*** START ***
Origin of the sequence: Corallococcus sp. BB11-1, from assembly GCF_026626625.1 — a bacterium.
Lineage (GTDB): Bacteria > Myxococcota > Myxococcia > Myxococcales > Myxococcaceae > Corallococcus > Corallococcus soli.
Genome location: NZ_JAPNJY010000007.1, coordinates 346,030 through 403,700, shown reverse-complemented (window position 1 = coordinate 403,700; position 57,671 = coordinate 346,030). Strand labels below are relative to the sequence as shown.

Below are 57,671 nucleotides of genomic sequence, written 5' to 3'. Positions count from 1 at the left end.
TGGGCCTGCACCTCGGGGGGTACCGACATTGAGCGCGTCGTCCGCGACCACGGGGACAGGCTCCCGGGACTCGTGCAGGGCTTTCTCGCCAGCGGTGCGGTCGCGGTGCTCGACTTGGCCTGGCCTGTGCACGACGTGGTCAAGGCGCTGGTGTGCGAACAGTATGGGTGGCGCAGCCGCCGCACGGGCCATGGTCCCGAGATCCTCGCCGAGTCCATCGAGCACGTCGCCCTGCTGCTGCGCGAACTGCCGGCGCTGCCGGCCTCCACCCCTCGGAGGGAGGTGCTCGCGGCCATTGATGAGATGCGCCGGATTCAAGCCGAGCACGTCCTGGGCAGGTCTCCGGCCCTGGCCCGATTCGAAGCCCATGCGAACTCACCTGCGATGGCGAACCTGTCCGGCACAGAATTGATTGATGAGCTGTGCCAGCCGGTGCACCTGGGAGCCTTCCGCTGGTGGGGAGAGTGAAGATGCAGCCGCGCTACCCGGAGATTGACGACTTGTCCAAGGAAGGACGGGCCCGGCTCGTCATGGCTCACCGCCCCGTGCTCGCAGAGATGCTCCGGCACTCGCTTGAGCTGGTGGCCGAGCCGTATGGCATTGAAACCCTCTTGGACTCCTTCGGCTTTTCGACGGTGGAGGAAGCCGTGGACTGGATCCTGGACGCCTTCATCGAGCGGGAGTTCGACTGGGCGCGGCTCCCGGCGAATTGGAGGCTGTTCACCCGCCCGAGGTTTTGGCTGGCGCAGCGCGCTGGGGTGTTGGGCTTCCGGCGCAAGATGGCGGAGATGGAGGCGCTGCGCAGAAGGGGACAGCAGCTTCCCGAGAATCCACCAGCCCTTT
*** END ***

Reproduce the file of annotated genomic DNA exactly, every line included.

Origin of the sequence: Corallococcus sp. BB11-1, from assembly GCF_026626625.1 — a bacterium.
Lineage (GTDB): Bacteria > Myxococcota > Myxococcia > Myxococcales > Myxococcaceae > Corallococcus > Corallococcus soli.
Genome location: NZ_JAPNJY010000007.1, coordinates 346,030 through 403,700, shown reverse-complemented (window position 1 = coordinate 403,700; position 57,671 = coordinate 346,030). Strand labels below are relative to the sequence as shown.

Below are 57,671 nucleotides of genomic sequence, written 5' to 3'. Positions count from 1 at the left end.
TGGGCCTGCACCTCGGGGGGTACCGACATTGAGCGCGTCGTCCGCGACCACGGGGACAGGCTCCCGGGACTCGTGCAGGGCTTTCTCGCCAGCGGTGCGGTCGCGGTGCTCGACTTGGCCTGGCCTGTGCACGACGTGGTCAAGGCGCTGGTGTGCGAACAGTATGGGTGGCGCAGCCGCCGCACGGGCCATGGTCCCGAGATCCTCGCCGAGTCCATCGAGCACGTCGCCCTGCTGCTGCGCGAACTGCCGGCGCTGCCGGCCTCCACCCCTCGGAGGGAGGTGCTCGCGGCCATTGATGAGATGCGCCGGATTCAAGCCGAGCACGTCCTGGGCAGGTCTCCGGCCCTGGCCCGATTCGAAGCCCATGCGAACTCACCTGCGATGGCGAACCTGTCCGGCACAGAATTGATTGATGAGCTGTGCCAGCCGGTGCACCTGGGAGCCTTCCGCTGGTGGGGAGAGTGAAGATGCAGCCGCGCTACCCGGAGATTGACGACTTGTCCAAGGAAGGACGGGCCCGGCTCGTCATGGCTCACCGCCCCGTGCTCGCAGAGATGCTCCGGCACTCGCTTGAGCTGGTGGCCGAGCCGTATGGCATTGAAACCCTCTTGGACTCCTTCGGCTTTTCGACGGTGGAGGAAGCCGTGGACTGGATCCTGGACGCCTTCATCGAGCGGGAGTTCGACTGGGCGCGGCTCCCGGCGAATTGGAGGCTGTTCACCCGCCCGAGGTTTTGGCTGGCGCAGCGCGCTGGGGTGTTGGGCTTCCGGCGCAAGATGGCGGAGATGGAGGCGCTGCGCAGAAGGGGACAGCAGCTTCCCGAGAATCCACCAGCCCTTT